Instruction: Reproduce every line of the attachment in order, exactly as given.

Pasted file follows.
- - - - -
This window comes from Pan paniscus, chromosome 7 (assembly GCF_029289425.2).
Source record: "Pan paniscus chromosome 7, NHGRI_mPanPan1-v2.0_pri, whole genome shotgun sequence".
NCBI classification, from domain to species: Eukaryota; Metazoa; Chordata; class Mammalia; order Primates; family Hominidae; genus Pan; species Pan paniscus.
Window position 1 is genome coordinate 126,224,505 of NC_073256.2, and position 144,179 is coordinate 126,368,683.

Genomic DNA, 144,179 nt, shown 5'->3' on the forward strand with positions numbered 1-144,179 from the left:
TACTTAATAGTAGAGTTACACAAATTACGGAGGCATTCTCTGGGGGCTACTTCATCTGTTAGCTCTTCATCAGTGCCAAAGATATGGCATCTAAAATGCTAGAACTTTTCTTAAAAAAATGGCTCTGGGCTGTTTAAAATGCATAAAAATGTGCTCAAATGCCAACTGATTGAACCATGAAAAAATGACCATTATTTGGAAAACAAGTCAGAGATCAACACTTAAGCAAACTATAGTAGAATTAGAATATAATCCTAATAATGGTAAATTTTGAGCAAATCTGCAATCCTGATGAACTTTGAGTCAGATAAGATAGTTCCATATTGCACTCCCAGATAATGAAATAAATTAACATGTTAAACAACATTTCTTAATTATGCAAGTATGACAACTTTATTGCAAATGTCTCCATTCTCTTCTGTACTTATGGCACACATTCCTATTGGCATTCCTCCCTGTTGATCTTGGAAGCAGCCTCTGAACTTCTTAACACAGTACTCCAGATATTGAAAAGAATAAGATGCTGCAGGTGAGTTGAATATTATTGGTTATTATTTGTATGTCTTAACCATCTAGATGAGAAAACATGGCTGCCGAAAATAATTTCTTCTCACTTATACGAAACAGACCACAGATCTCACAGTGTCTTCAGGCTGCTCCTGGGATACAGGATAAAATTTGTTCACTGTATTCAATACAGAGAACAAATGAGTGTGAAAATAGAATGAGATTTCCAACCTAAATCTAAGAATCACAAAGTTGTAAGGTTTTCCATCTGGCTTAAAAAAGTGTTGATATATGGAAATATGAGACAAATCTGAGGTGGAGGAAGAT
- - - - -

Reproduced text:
This window comes from Pan paniscus, chromosome 7 (assembly GCF_029289425.2).
Source record: "Pan paniscus chromosome 7, NHGRI_mPanPan1-v2.0_pri, whole genome shotgun sequence".
NCBI classification, from domain to species: Eukaryota; Metazoa; Chordata; class Mammalia; order Primates; family Hominidae; genus Pan; species Pan paniscus.
Window position 1 is genome coordinate 126,224,505 of NC_073256.2, and position 144,179 is coordinate 126,368,683.

Genomic DNA, 144,179 nt, shown 5'->3' on the forward strand with positions numbered 1-144,179 from the left:
TACTTAATAGTAGAGTTACACAAATTACGGAGGCATTCTCTGGGGGCTACTTCATCTGTTAGCTCTTCATCAGTGCCAAAGATATGGCATCTAAAATGCTAGAACTTTTCTTAAAAAAATGGCTCTGGGCTGTTTAAAATGCATAAAAATGTGCTCAAATGCCAACTGATTGAACCATGAAAAAATGACCATTATTTGGAAAACAAGTCAGAGATCAACACTTAAGCAAACTATAGTAGAATTAGAATATAATCCTAATAATGGTAAATTTTGAGCAAATCTGCAATCCTGATGAACTTTGAGTCAGATAAGATAGTTCCATATTGCACTCCCAGATAATGAAATAAATTAACATGTTAAACAACATTTCTTAATTATGCAAGTATGACAACTTTATTGCAAATGTCTCCATTCTCTTCTGTACTTATGGCACACATTCCTATTGGCATTCCTCCCTGTTGATCTTGGAAGCAGCCTCTGAACTTCTTAACACAGTACTCCAGATATTGAAAAGAATAAGATGCTGCAGGTGAGTTGAATATTATTGGTTATTATTTGTATGTCTTAACCATCTAGATGAGAAAACATGGCTGCCGAAAATAATTTCTTCTCACTTATACGAAACAGACCACAGATCTCACAGTGTCTTCAGGCTGCTCCTGGGATACAGGATAAAATTTGTTCACTGTATTCAATACAGAGAACAAATGAGTGTGAAAATAGAATGAGATTTCCAACCTAAATCTAAGAATCACAAAGTTGTAAGGTTTTCCATCTGGCTTAAAAAAGTGTTGATATATGGAAATATGAGACAAATCTGAGGTGGAGGAAGAT